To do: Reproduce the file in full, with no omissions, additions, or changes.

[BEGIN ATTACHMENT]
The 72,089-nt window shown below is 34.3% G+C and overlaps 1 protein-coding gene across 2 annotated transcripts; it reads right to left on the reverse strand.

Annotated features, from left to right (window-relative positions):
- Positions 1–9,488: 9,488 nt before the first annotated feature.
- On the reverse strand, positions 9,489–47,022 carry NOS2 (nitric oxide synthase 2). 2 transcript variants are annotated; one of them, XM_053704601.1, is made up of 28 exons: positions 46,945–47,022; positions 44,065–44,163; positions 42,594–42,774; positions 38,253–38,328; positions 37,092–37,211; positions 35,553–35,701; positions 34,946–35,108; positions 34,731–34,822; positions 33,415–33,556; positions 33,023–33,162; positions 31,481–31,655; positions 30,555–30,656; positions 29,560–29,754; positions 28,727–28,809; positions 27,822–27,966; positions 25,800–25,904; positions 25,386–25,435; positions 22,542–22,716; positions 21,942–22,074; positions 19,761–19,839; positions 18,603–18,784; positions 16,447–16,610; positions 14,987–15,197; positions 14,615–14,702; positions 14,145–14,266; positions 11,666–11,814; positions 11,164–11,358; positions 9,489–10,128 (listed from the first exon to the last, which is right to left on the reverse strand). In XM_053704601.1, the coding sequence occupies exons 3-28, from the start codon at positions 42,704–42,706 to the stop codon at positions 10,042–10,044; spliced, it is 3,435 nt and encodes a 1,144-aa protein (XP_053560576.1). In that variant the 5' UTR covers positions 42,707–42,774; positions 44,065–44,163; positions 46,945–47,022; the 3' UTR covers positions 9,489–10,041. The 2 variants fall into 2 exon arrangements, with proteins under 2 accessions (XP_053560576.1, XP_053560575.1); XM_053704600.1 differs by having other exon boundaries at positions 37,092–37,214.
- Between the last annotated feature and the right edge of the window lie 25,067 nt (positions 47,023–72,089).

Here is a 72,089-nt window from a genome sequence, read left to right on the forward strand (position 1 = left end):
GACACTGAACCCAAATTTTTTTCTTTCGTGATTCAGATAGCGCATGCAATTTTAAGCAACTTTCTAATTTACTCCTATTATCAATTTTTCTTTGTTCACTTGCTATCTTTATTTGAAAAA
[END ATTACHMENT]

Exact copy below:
The 72,089-nt window shown below is 34.3% G+C and overlaps 1 protein-coding gene across 2 annotated transcripts; it reads right to left on the reverse strand.

Annotated features, from left to right (window-relative positions):
- Positions 1–9,488: 9,488 nt before the first annotated feature.
- On the reverse strand, positions 9,489–47,022 carry NOS2 (nitric oxide synthase 2). 2 transcript variants are annotated; one of them, XM_053704601.1, is made up of 28 exons: positions 46,945–47,022; positions 44,065–44,163; positions 42,594–42,774; positions 38,253–38,328; positions 37,092–37,211; positions 35,553–35,701; positions 34,946–35,108; positions 34,731–34,822; positions 33,415–33,556; positions 33,023–33,162; positions 31,481–31,655; positions 30,555–30,656; positions 29,560–29,754; positions 28,727–28,809; positions 27,822–27,966; positions 25,800–25,904; positions 25,386–25,435; positions 22,542–22,716; positions 21,942–22,074; positions 19,761–19,839; positions 18,603–18,784; positions 16,447–16,610; positions 14,987–15,197; positions 14,615–14,702; positions 14,145–14,266; positions 11,666–11,814; positions 11,164–11,358; positions 9,489–10,128 (listed from the first exon to the last, which is right to left on the reverse strand). In XM_053704601.1, the coding sequence occupies exons 3-28, from the start codon at positions 42,704–42,706 to the stop codon at positions 10,042–10,044; spliced, it is 3,435 nt and encodes a 1,144-aa protein (XP_053560576.1). In that variant the 5' UTR covers positions 42,707–42,774; positions 44,065–44,163; positions 46,945–47,022; the 3' UTR covers positions 9,489–10,041. The 2 variants fall into 2 exon arrangements, with proteins under 2 accessions (XP_053560576.1, XP_053560575.1); XM_053704600.1 differs by having other exon boundaries at positions 37,092–37,214.
- Between the last annotated feature and the right edge of the window lie 25,067 nt (positions 47,023–72,089).

Here is a 72,089-nt window from a genome sequence, read left to right on the forward strand (position 1 = left end):
GACACTGAACCCAAATTTTTTTCTTTCGTGATTCAGATAGCGCATGCAATTTTAAGCAACTTTCTAATTTACTCCTATTATCAATTTTTCTTTGTTCACTTGCTATCTTTATTTGAAAAA